Wednesday, January 14, 2015

Trashing others only hurts you.

   I recently stumbled across this great article on 99u about how trashing others and their work can potentially hold you back on just about every level. It deeply explores what you are in essence doing to yourself psychologically when you insult or bash others. You can read the article here.
   The author states that these types of behaviors can actually trick your own mind into thinking that these same negative things you may say about others are true for yourself. It's a vicious cycle of impossible standards that could end at rock bottom for some.

     This got me thinking... how many of us would be better at our craft if we stopped mindlessly competing, bashing each other, acting like rock stars and just concentrated on making better work together. My entire career up to this point has been riddled with the occasional arrogant and toxic "rock star" personality that just doesn't understand how to treat others.  Most don't even want to be a positive and collaborative creative team member. They act as if no one (even superiors) are their equal. If they are dead wrong you'd never know it, they don't make mistakes. They are perfect and you are not. They are "it" and there is no one even close to their skill or talent level. All should bow before their splendor! This is almost always not the actual case, but it doesn't matter to them. They will let you know how amazing they are and how much you suck as often as humanly possible.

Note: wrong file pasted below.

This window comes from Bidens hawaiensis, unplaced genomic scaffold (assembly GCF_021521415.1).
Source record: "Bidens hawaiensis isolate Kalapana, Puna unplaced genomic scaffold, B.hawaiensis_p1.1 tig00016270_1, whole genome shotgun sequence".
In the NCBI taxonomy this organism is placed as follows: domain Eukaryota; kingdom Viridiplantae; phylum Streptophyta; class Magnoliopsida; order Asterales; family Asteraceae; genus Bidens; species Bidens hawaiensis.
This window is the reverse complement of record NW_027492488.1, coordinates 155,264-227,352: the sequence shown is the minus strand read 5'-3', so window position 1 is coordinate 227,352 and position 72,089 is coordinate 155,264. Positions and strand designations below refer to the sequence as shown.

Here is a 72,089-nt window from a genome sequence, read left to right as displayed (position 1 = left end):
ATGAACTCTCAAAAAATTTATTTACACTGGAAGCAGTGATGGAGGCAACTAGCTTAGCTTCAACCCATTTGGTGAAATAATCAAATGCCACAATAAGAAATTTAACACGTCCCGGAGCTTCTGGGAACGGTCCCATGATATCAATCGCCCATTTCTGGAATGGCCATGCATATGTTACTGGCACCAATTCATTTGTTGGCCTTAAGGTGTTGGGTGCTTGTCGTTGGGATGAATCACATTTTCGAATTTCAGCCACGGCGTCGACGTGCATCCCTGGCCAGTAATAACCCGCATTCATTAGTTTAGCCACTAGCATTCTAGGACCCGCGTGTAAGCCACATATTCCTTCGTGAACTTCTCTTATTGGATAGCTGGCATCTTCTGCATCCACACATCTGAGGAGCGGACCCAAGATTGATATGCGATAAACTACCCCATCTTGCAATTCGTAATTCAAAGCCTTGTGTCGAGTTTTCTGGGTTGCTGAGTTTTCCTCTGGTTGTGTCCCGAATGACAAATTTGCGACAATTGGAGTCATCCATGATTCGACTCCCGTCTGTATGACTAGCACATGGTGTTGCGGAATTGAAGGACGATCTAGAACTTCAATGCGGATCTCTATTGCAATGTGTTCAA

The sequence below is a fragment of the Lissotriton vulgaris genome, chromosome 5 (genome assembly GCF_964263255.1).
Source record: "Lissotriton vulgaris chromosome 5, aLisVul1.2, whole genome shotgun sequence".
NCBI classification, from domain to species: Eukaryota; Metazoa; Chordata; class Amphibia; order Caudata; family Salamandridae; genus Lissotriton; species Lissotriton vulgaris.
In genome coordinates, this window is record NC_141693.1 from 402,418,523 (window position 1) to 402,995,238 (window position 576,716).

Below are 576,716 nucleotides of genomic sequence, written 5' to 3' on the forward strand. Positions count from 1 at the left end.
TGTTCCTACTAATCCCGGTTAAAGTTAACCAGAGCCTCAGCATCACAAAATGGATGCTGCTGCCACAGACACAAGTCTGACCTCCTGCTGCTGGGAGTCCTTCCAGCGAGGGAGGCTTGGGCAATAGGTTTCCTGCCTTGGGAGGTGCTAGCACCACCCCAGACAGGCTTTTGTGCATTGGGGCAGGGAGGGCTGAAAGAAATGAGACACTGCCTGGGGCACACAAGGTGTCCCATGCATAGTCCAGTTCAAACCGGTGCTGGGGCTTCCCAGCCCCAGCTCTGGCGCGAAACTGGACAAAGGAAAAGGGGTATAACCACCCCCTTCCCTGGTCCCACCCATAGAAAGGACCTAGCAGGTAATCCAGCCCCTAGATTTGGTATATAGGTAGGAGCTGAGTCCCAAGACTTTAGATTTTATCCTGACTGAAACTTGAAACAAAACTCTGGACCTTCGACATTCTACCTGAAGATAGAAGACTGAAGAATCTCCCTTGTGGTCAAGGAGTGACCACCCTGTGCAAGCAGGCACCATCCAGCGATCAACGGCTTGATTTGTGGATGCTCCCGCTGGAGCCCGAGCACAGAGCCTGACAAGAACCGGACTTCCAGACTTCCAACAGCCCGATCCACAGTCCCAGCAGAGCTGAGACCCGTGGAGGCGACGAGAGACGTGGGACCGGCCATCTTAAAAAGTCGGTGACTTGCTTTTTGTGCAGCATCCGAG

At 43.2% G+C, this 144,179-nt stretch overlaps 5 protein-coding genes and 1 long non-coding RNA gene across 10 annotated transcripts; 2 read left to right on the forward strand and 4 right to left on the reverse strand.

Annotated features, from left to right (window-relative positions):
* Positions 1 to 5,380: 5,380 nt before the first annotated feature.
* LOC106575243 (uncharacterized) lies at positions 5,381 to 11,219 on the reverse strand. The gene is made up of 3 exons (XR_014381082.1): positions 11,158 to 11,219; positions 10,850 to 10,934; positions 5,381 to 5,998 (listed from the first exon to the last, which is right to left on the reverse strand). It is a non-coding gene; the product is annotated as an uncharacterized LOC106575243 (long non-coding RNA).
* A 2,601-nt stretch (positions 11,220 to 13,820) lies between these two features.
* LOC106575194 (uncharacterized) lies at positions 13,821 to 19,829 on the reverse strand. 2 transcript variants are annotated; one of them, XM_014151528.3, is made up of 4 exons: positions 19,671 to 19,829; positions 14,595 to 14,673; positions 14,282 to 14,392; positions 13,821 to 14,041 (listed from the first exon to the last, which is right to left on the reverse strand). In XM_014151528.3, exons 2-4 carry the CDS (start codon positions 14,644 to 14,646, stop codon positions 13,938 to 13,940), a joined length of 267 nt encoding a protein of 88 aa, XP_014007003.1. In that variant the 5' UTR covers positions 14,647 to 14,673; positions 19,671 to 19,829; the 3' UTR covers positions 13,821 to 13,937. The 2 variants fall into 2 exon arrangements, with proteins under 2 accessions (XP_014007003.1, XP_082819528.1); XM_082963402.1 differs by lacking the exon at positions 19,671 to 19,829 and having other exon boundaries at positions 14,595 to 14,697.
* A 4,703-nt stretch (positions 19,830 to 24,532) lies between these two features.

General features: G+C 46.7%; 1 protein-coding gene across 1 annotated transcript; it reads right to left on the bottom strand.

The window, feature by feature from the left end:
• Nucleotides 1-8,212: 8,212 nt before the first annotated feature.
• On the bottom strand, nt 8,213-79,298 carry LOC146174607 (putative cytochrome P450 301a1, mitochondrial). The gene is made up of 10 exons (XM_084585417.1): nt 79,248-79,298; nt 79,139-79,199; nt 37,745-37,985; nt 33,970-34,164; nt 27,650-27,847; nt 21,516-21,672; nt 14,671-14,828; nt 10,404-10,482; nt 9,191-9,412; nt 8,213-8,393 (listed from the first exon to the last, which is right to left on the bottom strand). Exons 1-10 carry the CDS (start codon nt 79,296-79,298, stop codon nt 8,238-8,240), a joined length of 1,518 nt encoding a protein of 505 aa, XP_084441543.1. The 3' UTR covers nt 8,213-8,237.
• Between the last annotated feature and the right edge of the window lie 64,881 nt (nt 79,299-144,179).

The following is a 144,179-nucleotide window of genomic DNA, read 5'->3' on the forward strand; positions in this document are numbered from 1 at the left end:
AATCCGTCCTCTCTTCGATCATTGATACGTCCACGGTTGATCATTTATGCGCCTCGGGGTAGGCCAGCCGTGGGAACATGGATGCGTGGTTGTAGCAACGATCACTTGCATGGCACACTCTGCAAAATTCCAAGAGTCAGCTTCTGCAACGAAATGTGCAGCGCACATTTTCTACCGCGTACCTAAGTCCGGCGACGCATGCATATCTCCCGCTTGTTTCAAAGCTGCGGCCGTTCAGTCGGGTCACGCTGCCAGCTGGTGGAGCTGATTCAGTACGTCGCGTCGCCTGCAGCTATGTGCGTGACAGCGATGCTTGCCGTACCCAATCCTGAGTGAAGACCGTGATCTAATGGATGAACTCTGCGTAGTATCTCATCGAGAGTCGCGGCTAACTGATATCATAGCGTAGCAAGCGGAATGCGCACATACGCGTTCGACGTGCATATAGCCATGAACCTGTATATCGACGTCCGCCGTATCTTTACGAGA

Maybe they have issues, maybe Mommy and Daddy were jerks with impossible standards, maybe they were outcasts in high school. Whatever the reason there is no excuse. Honestly, who doesn't have to overcome some form of adversity or hasn't been traumatized by someone or something?  It's all relative in my opinion and everyone has a cross or two to bear by the time they are working professionally. Why not acknowledge that truth and focus on the positive? There really is no positive way to spin this type negative of approach to others in any facet of life much less a creative team based work environment like Design/Animation/VFX/Motion Graphics. Most toxic individuals come off as adolescent at best and petty to the point of sabotaging a project at worst. There have been occasions where I've seen this behavior lead to dismissal and other situations where they flourish for a time and "decide" to move on to greener pastures after they've alienated the entire team and in some cases their bosses.